The Gulf War was perhaps the first war of its kind. Never before had a war been televised live. Such was the rolling coverage of the event, at times the conflict went even further and took on the sheen of a Hollywood blockbuster. The central antagonist Saddam Hussein was billed as a super villain who had to be taken down at any cost. Many came to suspect that the exercise was designed to demonstrate the power of the West. However, the consequences of the conflict were all too real. This was perhaps summed up best in one recurring scene, and it’s that scene that is the subject of this new book by Sebastiao Salgado.
In 1991, as part of their scorched-earth campaign (a policy of destroying anything that may be useful to the enemy) the Iraqi military set fire to around 700 oil wells in Kuwait. The fires were so intense that firefighters took ten months to extinguish the flames. It also meant that roughly six million barrels of oil were lost each day. You can see why this would have been a viable target for Iraq. The burning oil fields, outrageous as they undoubtedly were, are equally stunning to behold in both film and the still image. Salgado was there to document this event and, typically, succeeded in creating images that were both terrifying and hypnotic.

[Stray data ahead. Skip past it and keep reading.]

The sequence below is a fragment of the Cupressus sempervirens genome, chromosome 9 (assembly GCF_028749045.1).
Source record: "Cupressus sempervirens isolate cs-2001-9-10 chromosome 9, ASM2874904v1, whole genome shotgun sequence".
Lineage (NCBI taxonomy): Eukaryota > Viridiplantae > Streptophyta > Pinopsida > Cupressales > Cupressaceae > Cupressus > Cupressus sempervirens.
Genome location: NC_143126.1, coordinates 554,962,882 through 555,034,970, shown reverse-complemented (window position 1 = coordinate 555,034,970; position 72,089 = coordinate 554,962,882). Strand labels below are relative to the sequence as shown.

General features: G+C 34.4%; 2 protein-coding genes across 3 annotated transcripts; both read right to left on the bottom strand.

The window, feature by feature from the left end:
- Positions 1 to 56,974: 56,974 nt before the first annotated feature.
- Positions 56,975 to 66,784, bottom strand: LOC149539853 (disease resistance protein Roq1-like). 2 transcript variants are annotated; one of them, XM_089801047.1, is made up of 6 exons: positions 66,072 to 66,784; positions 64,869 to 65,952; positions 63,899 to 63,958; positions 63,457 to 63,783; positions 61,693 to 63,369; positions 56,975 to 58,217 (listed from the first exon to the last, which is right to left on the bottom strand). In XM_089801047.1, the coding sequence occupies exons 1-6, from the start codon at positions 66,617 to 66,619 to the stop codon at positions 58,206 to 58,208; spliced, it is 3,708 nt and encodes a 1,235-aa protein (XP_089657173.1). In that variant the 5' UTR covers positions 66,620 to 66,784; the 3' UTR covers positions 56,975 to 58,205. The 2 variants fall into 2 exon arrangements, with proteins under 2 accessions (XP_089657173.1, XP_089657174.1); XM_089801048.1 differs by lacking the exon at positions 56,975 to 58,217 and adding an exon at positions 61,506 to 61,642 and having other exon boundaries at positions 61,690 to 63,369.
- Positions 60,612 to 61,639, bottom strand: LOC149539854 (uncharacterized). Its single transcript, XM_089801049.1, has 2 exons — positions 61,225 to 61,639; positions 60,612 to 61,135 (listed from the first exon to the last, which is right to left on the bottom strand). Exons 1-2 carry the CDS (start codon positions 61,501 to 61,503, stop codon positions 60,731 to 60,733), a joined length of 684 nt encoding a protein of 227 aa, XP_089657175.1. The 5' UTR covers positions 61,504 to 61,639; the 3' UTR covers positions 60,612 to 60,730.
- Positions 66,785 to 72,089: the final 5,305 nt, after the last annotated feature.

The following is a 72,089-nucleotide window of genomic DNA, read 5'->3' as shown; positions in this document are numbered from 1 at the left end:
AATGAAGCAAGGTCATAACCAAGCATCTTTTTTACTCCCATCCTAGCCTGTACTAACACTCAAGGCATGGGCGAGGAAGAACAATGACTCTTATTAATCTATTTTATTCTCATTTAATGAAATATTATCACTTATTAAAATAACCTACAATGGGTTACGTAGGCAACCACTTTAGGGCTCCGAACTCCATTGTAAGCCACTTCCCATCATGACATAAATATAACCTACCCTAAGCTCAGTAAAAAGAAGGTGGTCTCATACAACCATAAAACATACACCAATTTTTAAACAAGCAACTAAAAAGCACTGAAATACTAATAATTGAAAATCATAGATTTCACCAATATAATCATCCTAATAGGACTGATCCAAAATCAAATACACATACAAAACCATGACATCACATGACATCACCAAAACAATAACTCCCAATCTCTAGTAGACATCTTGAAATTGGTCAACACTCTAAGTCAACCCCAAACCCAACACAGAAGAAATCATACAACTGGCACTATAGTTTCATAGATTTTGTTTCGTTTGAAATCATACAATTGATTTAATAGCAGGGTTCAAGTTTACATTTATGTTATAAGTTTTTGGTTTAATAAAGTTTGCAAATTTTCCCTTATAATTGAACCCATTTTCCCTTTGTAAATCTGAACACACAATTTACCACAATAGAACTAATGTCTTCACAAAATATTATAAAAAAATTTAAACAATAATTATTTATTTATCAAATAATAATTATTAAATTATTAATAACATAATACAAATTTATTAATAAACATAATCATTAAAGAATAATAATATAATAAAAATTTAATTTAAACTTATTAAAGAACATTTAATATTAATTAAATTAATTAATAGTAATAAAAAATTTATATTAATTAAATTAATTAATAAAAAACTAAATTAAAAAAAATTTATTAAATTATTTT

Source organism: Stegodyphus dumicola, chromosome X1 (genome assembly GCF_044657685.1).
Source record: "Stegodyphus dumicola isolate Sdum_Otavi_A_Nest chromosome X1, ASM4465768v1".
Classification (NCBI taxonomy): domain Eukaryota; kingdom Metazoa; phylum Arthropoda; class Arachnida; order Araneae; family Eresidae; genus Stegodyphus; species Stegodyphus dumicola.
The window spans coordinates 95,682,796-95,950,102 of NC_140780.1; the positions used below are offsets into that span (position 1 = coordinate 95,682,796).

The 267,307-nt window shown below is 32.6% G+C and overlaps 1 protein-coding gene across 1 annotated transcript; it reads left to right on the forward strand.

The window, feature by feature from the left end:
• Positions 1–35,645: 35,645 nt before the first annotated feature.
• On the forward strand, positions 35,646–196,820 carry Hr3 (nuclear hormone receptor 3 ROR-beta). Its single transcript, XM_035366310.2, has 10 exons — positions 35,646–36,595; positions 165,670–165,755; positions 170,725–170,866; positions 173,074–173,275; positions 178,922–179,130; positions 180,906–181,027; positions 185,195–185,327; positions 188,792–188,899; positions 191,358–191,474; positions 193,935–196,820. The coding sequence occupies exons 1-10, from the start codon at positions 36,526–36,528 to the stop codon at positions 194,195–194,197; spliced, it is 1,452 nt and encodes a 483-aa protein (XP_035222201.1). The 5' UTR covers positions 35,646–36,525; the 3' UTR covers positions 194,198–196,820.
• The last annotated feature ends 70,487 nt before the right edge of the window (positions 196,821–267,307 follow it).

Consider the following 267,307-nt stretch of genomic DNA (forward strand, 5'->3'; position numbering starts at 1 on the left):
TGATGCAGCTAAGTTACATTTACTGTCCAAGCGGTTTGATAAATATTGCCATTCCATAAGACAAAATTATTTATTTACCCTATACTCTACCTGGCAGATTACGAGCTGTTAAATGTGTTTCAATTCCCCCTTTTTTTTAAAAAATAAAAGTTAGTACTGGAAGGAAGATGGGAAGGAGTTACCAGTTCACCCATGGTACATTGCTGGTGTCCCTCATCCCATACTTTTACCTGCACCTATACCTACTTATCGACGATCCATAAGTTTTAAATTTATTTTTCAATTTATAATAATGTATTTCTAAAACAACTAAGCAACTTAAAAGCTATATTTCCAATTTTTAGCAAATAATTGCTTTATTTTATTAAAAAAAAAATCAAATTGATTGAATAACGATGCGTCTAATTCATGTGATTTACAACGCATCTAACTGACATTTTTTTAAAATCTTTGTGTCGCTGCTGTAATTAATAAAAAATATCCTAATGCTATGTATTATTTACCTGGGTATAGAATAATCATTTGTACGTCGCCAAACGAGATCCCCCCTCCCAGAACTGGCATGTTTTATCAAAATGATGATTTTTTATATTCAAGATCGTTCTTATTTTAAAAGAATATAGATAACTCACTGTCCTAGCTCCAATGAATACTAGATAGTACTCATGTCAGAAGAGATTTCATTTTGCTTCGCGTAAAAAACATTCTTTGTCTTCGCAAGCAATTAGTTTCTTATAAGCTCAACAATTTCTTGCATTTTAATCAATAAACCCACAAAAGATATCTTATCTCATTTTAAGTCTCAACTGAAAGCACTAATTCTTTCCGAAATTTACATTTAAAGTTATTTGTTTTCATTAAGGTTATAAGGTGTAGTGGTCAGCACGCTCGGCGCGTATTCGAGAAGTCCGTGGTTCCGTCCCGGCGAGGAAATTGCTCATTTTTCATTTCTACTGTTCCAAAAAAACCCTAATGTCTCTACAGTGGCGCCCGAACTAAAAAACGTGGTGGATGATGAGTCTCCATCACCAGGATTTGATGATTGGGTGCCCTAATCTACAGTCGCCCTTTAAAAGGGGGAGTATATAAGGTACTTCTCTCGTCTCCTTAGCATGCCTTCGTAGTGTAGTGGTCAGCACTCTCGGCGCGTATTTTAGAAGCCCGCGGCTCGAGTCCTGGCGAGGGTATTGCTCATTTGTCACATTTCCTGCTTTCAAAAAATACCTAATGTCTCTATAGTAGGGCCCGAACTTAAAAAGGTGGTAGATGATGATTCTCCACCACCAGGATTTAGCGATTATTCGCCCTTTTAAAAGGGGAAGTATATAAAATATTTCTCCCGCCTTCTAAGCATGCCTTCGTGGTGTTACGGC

The conditions he faced were about as fierce as it could get. The heat was so intense one of his lenses warped. However, the images he came back with are some of the most incredible ever taken in the theatre of war. The columns of fire are so large as to be beyond belief. Look at any number of images of footage of erupting volcanoes and you’re somewhere close to the spectacle of this event.
As with all of Salgado’s work, the images are in stark black & white, meaning we have more than a straight documentary work. What we find instead are a series of images that grab us with its aesthetic mastery before drilling the message home that yes, this did happen, and yes, it was devastating.
Previous volumes by Salgado have shown the endurance and beauty in humanity. This one perhaps stands apart in its ability to demonstrate that he’s not a photographer impervious to our shortcomings, particularly when it’s on the battlefield.
SCORE: 5 out of 5
Published by Taschen
Price £44.99, 208 pages, hardback